Click the photo below for a 2500 x 2050px version (also on my Flickr Photostream):

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Hopefully this will be of help to others.  Enjoy.

EDIT:  Here’s an additional map, showing the course used for the Show-Me State Games Mountain Bike race (click for larger view):

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2009 Show-Me State Games Mountain Biking

July 26th, 2009 [print] No comments

My wife and I headed out to the Show-Me State Games at Rock Bridge Memorial State Park today to cheer on our friends, Josh and Val.  Although Josh has raced many times before, it was Val’s first, and she finished mid-pack in the Beginner Women division, despite having an incident at the creek crossing, and stopping to help a fellow rider who ran into problems.

Lots of people were on hand, including riders, and the staff from Walt’s Bike and Fitness, who were helping organize the event.  I stood around and took photos while Val ran her race, but left before some of the longer running races were over.  Something about being surrounded by bikes made me want to get home and go for a ride of my own.

I’m also somewhat inspired to race in 2010, but that’s still up in the air.

Photos and results below:

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Show-Me State Games Mountain Biking Set on Flickr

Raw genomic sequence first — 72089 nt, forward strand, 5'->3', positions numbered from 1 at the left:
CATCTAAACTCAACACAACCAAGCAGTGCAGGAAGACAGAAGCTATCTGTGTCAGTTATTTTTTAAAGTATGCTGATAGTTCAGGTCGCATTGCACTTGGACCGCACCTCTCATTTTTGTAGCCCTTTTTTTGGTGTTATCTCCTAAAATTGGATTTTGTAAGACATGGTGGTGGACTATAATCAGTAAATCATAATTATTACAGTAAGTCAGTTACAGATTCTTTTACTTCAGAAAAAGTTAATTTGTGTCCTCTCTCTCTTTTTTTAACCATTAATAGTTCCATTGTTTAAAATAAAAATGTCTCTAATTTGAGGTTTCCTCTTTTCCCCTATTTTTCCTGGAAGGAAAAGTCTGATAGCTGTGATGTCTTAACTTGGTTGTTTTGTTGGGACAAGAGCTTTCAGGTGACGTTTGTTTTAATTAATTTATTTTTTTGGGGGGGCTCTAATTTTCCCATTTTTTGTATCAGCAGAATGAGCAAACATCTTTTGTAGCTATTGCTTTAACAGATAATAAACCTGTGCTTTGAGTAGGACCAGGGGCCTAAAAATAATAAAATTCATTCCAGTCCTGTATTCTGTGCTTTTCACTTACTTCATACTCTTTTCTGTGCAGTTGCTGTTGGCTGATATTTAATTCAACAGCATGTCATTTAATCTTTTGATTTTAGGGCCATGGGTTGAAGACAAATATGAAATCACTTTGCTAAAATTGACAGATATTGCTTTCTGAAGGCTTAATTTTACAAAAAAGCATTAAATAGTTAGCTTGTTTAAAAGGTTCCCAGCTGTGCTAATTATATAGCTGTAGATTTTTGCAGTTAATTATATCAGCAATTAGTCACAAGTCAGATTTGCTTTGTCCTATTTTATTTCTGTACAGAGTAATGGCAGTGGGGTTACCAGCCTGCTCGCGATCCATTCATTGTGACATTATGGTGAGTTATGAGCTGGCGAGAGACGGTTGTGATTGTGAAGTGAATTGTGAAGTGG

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Categories: Cycling, Missouri Tags: , ,

Gary Fisher Mamba

July 4th, 2009 [print] No comments

I recently finished a new project bike.  The frame is from an ’02 Fisher Mamba, but I rebuilt it with new parts since all the old stuff was pretty much trashed.  The frame is an over-built steel model with zero rust, which is pretty surprising, considering the condition I got it in.  It’s a couple sizes too large for me, personally, so I’ll keep it around to loan out to buddies who want to ride but don’t have a bike.

The fork is an aluminum version of the Carbon Cycles eXotic carbon fiber fork I bought for my own bike last year.  It cost half a much, and is only a couple ounces heavier than the carbon version.  I won’t be able to do a review on it since I won’t be the one riding it, but I’ll report back on how well it holds up in the long run, or if any problems crop up.

I posted all the photos of the build in my photos section:…/2002-gary-fisher-mamba

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Categories: MTB, Photos Tags: , , ,

I-beam Adapter for Thomson Seat Post

October 7th, 2008 [print] No comments

This looks like an excellent option for riders who are commited to their Thomson posts, but would like to shave some weight with I-beam saddles.  Let’s hope this adapter makes it to market.

Courtesy of

Go to the author’s original blog post:
Interbike 2008: SDG USA – Patriot Saddle and I-Beam adapter for Thomson post

Categories: Cycling, News Tags: